Pitching coach: Staying prepared when no one is watching
Summer is when baseball recruiting is in full swing, but the COVID-19 pandemic has greatly reduced it. The National Collegiate Athletic Association (NCAA) extended a ban on in-person recruiting through July 31, and only recently has Major League Baseball permitted scouts to go back on the road to watch players in showcase events.
Couple those reductions with the fact that high school and college baseball seasons were already cut short by the outbreak, and players hoping to be seen by scouts and coaches have gotten little to no exposure.
That hurts their chances of getting scholarship offers or drawing big-league interest. But in the meantime, it’s crucial that they train properly so they’ll be prepared for when college coaches are allowed to hit the recruiting trail again, says Ron Wolforth (www.TexasBaseballRanch.com), a long-time pitching trainer who is founder of Texas Baseball Ranch and author of Pitching with Confidence: A Parent’s Guide To Giving Your Elite Pitcher An Edge.
“This is usually a pivotal time for coaches to evaluate prospects,” Wolforth says. “But while some showcases and tournaments have remained on the schedule, many parents naively believe that the primary reason their son hasn’t garnered more attention from college or professional scouts is lack of exposure. The primary reason is that the athlete lacks the specific skill set required at the next level.
“Spend your time, effort and money developing skills with proven instructors instead of attending a showcase. This is particularly important for young pitchers, who may lack the throwing velocity or consistency required to perform at the next level. This extended waiting time is extra time to fine-tune skills and get ready to be seen.”
Wolforth suggests pitchers pay attention to the following fundamentals if they hope to attract scouts’ and coaches’ attention:
Wake-up, warm-up. “One of the most frequent mistakes made by pitchers today is being significantly underprepared for the intensity of the stress on the body,” Wolforth says. “Throwing hard at any age requires the full utilization of all our body, not just our arm. A pitcher who doesn’t take sufficient time to warm up the entire body is at greater risk of injury. Develop three different personal wake-up/warm-up routines of at least 15-30 minutes.”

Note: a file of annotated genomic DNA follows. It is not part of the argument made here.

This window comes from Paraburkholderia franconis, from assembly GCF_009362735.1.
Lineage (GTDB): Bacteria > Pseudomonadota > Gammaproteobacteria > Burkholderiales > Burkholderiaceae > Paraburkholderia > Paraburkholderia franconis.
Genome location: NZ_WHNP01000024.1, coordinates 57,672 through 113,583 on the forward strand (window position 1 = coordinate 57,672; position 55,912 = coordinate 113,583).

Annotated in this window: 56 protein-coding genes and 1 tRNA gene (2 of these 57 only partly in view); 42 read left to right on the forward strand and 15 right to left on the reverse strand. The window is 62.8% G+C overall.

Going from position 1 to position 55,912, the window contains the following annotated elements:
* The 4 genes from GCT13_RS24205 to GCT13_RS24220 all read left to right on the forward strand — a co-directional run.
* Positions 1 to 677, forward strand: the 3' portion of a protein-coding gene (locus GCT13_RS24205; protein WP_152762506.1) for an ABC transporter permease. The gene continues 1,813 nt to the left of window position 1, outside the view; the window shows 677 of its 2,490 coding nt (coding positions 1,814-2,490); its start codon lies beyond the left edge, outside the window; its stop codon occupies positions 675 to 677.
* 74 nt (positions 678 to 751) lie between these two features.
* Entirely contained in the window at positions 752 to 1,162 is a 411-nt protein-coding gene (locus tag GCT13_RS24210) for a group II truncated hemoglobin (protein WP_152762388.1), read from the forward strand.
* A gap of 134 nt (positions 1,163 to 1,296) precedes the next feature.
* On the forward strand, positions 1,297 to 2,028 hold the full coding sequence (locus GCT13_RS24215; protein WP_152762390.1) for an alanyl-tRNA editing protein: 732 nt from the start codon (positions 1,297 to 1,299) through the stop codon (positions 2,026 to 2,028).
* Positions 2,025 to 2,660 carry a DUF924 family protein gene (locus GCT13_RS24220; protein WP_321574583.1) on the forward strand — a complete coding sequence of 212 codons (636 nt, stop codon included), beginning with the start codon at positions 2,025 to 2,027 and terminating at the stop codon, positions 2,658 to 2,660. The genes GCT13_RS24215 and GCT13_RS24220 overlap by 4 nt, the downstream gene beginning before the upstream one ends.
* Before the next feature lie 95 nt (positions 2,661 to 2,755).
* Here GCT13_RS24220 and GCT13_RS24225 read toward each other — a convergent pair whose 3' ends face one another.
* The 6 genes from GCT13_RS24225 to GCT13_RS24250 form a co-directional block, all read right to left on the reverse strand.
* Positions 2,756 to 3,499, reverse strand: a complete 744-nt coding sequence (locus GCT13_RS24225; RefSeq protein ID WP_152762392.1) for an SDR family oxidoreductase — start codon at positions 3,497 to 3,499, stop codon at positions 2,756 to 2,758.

Mechanical efficiencies. A pitcher progresses toward his potential when he streamlines his efficiency of movement, from windup to delivery. Wolforth says instructors should incorporate concepts such as mobility, stability, holistic training, synchronization, degrees of freedom, and deceleration. “The truth is,” Wolforth says, “no two pitchers in the history of baseball have ever thrown identically. Insisting there is one ideal mechanical model and cloning your pitcher for that model is one of the worst things one could do to a young man. Yet we see this scene play out again and again. Stay away from any instructor or coach who wants to place the pitcher into a specific mold. It almost always ends poorly, in underperforming or injury.”
Command of the ball. “A pitcher who can put the ball exactly where he wants it is ahead of the game,” Wolforth says. “Command is predominantly about developing a repeatable outcome. One builds repeatable outcomes only by a lot of deliberate practice; thousands and thousands of hours. What we are seeking is a mechanically efficient movement pattern and then training that pattern so our outcome is more and more repeatable
“Showcases make sense for only about 15-25 percent of all baseball players actually attending the showcase,” Wolforth says. “That doesn’t mean that many of the others will never have the capabilities of reaching the next competitive level. Those who develop those capabilities do so by putting in the work consistently under the right, focused guidance.”